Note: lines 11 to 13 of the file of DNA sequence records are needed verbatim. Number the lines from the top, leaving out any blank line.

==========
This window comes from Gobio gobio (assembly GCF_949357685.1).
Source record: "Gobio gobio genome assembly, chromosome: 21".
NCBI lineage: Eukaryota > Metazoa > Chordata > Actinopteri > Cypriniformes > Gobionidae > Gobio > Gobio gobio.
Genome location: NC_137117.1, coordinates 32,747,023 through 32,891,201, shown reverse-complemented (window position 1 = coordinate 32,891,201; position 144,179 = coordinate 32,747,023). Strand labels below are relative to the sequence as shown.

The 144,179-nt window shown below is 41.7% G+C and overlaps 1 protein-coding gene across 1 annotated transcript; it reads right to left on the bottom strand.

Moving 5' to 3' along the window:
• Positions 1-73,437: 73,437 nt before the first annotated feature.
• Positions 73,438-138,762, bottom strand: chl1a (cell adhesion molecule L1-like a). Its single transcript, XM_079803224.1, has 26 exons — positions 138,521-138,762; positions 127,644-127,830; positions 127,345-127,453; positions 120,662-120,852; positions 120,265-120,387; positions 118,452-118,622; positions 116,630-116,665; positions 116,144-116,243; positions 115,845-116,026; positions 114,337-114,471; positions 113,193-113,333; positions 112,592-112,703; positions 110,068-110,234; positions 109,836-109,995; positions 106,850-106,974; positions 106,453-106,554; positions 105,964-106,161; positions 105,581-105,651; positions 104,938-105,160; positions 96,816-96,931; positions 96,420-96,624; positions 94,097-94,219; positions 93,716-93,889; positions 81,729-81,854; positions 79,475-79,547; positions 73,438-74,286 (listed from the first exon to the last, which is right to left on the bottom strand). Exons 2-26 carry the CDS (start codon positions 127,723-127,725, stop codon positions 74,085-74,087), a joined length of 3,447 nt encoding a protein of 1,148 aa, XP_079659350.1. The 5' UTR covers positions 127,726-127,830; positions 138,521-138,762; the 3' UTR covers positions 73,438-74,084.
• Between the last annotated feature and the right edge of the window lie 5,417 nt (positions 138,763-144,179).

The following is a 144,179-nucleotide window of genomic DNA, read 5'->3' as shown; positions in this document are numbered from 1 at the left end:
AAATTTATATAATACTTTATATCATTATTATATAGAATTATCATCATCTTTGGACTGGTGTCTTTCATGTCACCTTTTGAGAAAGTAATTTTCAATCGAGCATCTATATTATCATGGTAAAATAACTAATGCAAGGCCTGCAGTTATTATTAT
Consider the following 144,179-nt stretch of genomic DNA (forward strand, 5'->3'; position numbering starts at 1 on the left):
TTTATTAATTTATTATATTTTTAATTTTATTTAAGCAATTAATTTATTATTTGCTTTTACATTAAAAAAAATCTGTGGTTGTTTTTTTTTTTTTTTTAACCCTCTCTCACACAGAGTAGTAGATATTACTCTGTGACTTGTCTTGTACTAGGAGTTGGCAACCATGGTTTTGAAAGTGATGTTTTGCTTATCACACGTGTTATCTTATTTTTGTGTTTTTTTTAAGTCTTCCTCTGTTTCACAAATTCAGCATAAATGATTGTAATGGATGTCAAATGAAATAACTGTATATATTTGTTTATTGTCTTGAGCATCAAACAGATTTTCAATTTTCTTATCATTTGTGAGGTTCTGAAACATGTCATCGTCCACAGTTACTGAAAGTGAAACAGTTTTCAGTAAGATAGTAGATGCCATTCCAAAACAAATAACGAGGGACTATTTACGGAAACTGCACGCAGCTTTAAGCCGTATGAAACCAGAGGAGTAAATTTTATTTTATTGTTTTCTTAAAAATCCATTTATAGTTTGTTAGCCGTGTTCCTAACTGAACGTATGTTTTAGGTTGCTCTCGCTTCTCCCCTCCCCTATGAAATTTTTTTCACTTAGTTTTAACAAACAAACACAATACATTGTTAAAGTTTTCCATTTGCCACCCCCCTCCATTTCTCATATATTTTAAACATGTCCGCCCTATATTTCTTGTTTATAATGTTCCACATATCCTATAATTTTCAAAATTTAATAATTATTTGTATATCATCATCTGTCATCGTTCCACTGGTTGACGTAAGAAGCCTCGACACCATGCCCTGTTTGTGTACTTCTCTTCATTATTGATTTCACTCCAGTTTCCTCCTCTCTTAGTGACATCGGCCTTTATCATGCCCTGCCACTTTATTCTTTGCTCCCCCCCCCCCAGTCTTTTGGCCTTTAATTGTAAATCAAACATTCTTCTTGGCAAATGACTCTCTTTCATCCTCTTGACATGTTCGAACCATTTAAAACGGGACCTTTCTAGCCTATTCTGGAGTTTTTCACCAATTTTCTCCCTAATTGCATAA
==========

AAATTTATATAATACTTTATATCATTATTATATAGAATTATCATCATCTTTGGACTGGTGTCTTTCATGTCACCTTTTGAGAAAGTAATTTTCAATCGAGCATCTATATTATCATGGTAAAATAACTAATGCAAGGCCTGCAGTTATTATTAT
Consider the following 144,179-nt stretch of genomic DNA (forward strand, 5'->3'; position numbering starts at 1 on the left):
TTTATTAATTTATTATATTTTTAATTTTATTTAAGCAATTAATTTATTATTTGCTTTTACATTAAAAAAAATCTGTGGTTGTTTTTTTTTTTTTTTTAACCCTCTCTCACACAGAGTAGTAGATATTACTCTGTGACTTGTCTTGTACTAGGAGTTGGCAACCATGGTTTTGAAAGTGATGTTTTGCTTATCACACGTGTTATCTTATTTTTGTGTTTTTTTTAAGTCTTCCTCTGTTTCACAAATTCAGCATAAATGATTGTAATGGATGTCAAATGAAATAACTGTATATATTTGTTTATTGTCTTGAGCATCAAACAGATTTTCAATTTTCTTATCATTTGTGAGGTTCTGAAACATGTCATCGTCCACAGTTACTGAAAGTGAAACAGTTTTCAGTAAGATAGTAGATGCCATTCCAAAACAAATAACGAGGGACTATTTACGGAAACTGCACGCAGCTTTAAGCCGTATGAAACCAGAGGAGTAAATTTTATTTTATTGTTTTCTTAAAAATCCATTTATAGTTTGTTAGCCGTGTTCCTAACTGAACGTATGTTTTAGGTTGCTCTCGCTTCTCCCCTCCCCTATGAAATTTTTTTCACTTAGTTTTAACAAACAAACACAATACATTGTTAAAGTTTTCCATTTGCCACCCCCCTCCATTTCTCATATATTTTAAACATGTCCGCCCTATATTTCTTGTTTATAATGTTCCACATATCCTATAATTTTCAAAATTTAATAATTATTTGTATATCATCATCTGTCATCGTTCCACTGGTTGACGTAAGAAGCCTCGACACCATGCCCTGTTTGTGTACTTCTCTTCATTATTGATTTCACTCCAGTTTCCTCCTCTCTTAGTGACATCGGCCTTTATCATGCCCTGCCACTTTATTCTTTGCTCCCCCCCCCCCAGTCTTTTGGCCTTTAATTGTAAATCAAACATTCTTCTTGGCAAATGACTCTCTTTCATCCTCTTGACATGTTCGAACCATTTAAAACGGGACCTTTCTAGCCTATTCTGGAGTTTTTCACCAATTTTCTCCCTAATTGCATAA